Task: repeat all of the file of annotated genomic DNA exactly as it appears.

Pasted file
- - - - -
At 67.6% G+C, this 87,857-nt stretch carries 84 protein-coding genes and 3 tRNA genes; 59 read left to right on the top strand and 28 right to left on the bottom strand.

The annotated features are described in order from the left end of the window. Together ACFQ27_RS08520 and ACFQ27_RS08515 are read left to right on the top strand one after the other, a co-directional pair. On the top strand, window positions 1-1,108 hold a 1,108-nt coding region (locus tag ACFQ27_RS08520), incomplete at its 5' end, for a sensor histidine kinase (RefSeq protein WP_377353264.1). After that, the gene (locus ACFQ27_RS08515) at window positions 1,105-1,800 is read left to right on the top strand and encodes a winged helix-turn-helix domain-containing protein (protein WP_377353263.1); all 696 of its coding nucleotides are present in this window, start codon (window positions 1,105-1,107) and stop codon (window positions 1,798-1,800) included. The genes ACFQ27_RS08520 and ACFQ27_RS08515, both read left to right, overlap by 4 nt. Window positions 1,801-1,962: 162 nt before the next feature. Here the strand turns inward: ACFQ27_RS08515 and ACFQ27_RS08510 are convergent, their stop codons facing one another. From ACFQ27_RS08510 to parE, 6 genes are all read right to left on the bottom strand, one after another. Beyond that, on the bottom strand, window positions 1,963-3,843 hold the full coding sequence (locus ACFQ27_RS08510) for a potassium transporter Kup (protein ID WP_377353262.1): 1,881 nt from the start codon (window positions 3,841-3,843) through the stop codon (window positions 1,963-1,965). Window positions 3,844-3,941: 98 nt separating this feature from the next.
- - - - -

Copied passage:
At 67.6% G+C, this 87,857-nt stretch carries 84 protein-coding genes and 3 tRNA genes; 59 read left to right on the top strand and 28 right to left on the bottom strand.

The annotated features are described in order from the left end of the window. Together ACFQ27_RS08520 and ACFQ27_RS08515 are read left to right on the top strand one after the other, a co-directional pair. On the top strand, window positions 1-1,108 hold a 1,108-nt coding region (locus tag ACFQ27_RS08520), incomplete at its 5' end, for a sensor histidine kinase (RefSeq protein WP_377353264.1). After that, the gene (locus ACFQ27_RS08515) at window positions 1,105-1,800 is read left to right on the top strand and encodes a winged helix-turn-helix domain-containing protein (protein WP_377353263.1); all 696 of its coding nucleotides are present in this window, start codon (window positions 1,105-1,107) and stop codon (window positions 1,798-1,800) included. The genes ACFQ27_RS08520 and ACFQ27_RS08515, both read left to right, overlap by 4 nt. Window positions 1,801-1,962: 162 nt before the next feature. Here the strand turns inward: ACFQ27_RS08515 and ACFQ27_RS08510 are convergent, their stop codons facing one another. From ACFQ27_RS08510 to parE, 6 genes are all read right to left on the bottom strand, one after another. Beyond that, on the bottom strand, window positions 1,963-3,843 hold the full coding sequence (locus ACFQ27_RS08510) for a potassium transporter Kup (protein ID WP_377353262.1): 1,881 nt from the start codon (window positions 3,841-3,843) through the stop codon (window positions 1,963-1,965). Window positions 3,844-3,941: 98 nt separating this feature from the next.